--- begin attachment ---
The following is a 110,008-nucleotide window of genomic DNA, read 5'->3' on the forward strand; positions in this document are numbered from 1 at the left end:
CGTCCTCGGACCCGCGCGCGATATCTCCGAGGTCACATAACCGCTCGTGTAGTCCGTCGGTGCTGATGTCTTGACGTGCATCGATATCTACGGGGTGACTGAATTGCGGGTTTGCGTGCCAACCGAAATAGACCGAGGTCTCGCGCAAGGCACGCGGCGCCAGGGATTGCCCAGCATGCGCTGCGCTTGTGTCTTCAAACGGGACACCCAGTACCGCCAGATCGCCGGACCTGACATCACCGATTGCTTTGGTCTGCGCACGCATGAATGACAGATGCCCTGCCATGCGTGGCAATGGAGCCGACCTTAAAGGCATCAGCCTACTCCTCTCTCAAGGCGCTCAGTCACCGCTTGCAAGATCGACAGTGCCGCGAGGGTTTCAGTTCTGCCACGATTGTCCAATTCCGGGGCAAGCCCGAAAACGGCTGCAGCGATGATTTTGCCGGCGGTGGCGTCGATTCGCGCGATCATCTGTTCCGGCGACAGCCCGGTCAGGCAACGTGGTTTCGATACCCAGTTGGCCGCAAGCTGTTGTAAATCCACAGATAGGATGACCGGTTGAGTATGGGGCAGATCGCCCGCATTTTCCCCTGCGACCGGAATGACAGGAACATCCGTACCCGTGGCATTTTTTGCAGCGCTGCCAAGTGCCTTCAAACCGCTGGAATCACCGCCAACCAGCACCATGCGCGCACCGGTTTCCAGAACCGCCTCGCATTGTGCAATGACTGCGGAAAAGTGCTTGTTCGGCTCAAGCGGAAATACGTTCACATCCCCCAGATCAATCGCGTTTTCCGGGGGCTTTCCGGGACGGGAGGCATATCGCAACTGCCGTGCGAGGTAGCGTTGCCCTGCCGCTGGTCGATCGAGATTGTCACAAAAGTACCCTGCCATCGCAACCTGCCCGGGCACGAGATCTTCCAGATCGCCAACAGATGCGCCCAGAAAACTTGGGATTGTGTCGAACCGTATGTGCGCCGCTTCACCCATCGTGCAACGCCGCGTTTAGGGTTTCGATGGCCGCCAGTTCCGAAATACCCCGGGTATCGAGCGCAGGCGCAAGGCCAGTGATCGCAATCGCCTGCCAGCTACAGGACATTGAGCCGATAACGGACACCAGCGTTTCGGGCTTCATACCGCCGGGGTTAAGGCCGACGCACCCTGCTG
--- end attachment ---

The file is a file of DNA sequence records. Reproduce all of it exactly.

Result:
The following is a 110,008-nucleotide window of genomic DNA, read 5'->3' on the forward strand; positions in this document are numbered from 1 at the left end:
CGTCCTCGGACCCGCGCGCGATATCTCCGAGGTCACATAACCGCTCGTGTAGTCCGTCGGTGCTGATGTCTTGACGTGCATCGATATCTACGGGGTGACTGAATTGCGGGTTTGCGTGCCAACCGAAATAGACCGAGGTCTCGCGCAAGGCACGCGGCGCCAGGGATTGCCCAGCATGCGCTGCGCTTGTGTCTTCAAACGGGACACCCAGTACCGCCAGATCGCCGGACCTGACATCACCGATTGCTTTGGTCTGCGCACGCATGAATGACAGATGCCCTGCCATGCGTGGCAATGGAGCCGACCTTAAAGGCATCAGCCTACTCCTCTCTCAAGGCGCTCAGTCACCGCTTGCAAGATCGACAGTGCCGCGAGGGTTTCAGTTCTGCCACGATTGTCCAATTCCGGGGCAAGCCCGAAAACGGCTGCAGCGATGATTTTGCCGGCGGTGGCGTCGATTCGCGCGATCATCTGTTCCGGCGACAGCCCGGTCAGGCAACGTGGTTTCGATACCCAGTTGGCCGCAAGCTGTTGTAAATCCACAGATAGGATGACCGGTTGAGTATGGGGCAGATCGCCCGCATTTTCCCCTGCGACCGGAATGACAGGAACATCCGTACCCGTGGCATTTTTTGCAGCGCTGCCAAGTGCCTTCAAACCGCTGGAATCACCGCCAACCAGCACCATGCGCGCACCGGTTTCCAGAACCGCCTCGCATTGTGCAATGACTGCGGAAAAGTGCTTGTTCGGCTCAAGCGGAAATACGTTCACATCCCCCAGATCAATCGCGTTTTCCGGGGGCTTTCCGGGACGGGAGGCATATCGCAACTGCCGTGCGAGGTAGCGTTGCCCTGCCGCTGGTCGATCGAGATTGTCACAAAAGTACCCTGCCATCGCAACCTGCCCGGGCACGAGATCTTCCAGATCGCCAACAGATGCGCCCAGAAAACTTGGGATTGTGTCGAACCGTATGTGCGCCGCTTCACCCATCGTGCAACGCCGCGTTTAGGGTTTCGATGGCCGCCAGTTCCGAAATACCCCGGGTATCGAGCGCAGGCGCAAGGCCAGTGATCGCAATCGCCTGCCAGCTACAGGACATTGAGCCGATAACGGACACCAGCGTTTCGGGCTTCATACCGCCGGGGTTAAGGCCGACGCACCCTGCTG